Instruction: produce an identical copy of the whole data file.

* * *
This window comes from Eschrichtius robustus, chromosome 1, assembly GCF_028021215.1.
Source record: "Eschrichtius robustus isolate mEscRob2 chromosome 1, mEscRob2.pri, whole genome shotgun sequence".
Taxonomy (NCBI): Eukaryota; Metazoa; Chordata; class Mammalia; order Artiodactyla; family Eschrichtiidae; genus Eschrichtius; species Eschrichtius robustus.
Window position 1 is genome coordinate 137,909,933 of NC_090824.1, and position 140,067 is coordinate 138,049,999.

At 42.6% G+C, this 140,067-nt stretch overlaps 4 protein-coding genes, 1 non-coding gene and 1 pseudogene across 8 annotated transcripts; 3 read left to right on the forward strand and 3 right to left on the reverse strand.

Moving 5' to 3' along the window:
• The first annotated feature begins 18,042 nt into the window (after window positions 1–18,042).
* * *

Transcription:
This window comes from Eschrichtius robustus, chromosome 1, assembly GCF_028021215.1.
Source record: "Eschrichtius robustus isolate mEscRob2 chromosome 1, mEscRob2.pri, whole genome shotgun sequence".
Taxonomy (NCBI): Eukaryota; Metazoa; Chordata; class Mammalia; order Artiodactyla; family Eschrichtiidae; genus Eschrichtius; species Eschrichtius robustus.
Window position 1 is genome coordinate 137,909,933 of NC_090824.1, and position 140,067 is coordinate 138,049,999.

At 42.6% G+C, this 140,067-nt stretch overlaps 4 protein-coding genes, 1 non-coding gene and 1 pseudogene across 8 annotated transcripts; 3 read left to right on the forward strand and 3 right to left on the reverse strand.

Moving 5' to 3' along the window:
• The first annotated feature begins 18,042 nt into the window (after window positions 1–18,042).